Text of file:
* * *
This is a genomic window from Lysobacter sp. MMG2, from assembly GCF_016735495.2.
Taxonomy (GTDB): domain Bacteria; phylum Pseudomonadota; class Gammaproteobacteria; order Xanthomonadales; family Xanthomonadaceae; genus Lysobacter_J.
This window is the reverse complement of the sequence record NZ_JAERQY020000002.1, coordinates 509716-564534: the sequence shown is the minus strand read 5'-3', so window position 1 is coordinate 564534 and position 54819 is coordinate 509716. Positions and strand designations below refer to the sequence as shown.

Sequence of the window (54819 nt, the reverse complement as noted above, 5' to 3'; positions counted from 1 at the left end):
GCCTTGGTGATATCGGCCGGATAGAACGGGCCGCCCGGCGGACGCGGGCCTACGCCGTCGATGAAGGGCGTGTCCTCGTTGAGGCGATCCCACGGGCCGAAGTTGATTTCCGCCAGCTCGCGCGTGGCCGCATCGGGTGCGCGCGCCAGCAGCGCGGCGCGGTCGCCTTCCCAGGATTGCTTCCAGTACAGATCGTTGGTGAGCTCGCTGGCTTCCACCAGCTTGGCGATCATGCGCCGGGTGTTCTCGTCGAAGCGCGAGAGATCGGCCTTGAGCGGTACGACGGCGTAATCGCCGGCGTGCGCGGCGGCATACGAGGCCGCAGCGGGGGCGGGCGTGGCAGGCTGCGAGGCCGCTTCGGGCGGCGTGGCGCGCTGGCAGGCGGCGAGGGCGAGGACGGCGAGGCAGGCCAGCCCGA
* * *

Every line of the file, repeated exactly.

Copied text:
This is a genomic window from Lysobacter sp. MMG2, from assembly GCF_016735495.2.
Taxonomy (GTDB): domain Bacteria; phylum Pseudomonadota; class Gammaproteobacteria; order Xanthomonadales; family Xanthomonadaceae; genus Lysobacter_J.
This window is the reverse complement of the sequence record NZ_JAERQY020000002.1, coordinates 509716-564534: the sequence shown is the minus strand read 5'-3', so window position 1 is coordinate 564534 and position 54819 is coordinate 509716. Positions and strand designations below refer to the sequence as shown.

Sequence of the window (54819 nt, the reverse complement as noted above, 5' to 3'; positions counted from 1 at the left end):
GCCTTGGTGATATCGGCCGGATAGAACGGGCCGCCCGGCGGACGCGGGCCTACGCCGTCGATGAAGGGCGTGTCCTCGTTGAGGCGATCCCACGGGCCGAAGTTGATTTCCGCCAGCTCGCGCGTGGCCGCATCGGGTGCGCGCGCCAGCAGCGCGGCGCGGTCGCCTTCCCAGGATTGCTTCCAGTACAGATCGTTGGTGAGCTCGCTGGCTTCCACCAGCTTGGCGATCATGCGCCGGGTGTTCTCGTCGAAGCGCGAGAGATCGGCCTTGAGCGGTACGACGGCGTAATCGCCGGCGTGCGCGGCGGCATACGAGGCCGCAGCGGGGGCGGGCGTGGCAGGCTGCGAGGCCGCTTCGGGCGGCGTGGCGCGCTGGCAGGCGGCGAGGGCGAGGACGGCGAGGCAGGCCAGCCCGA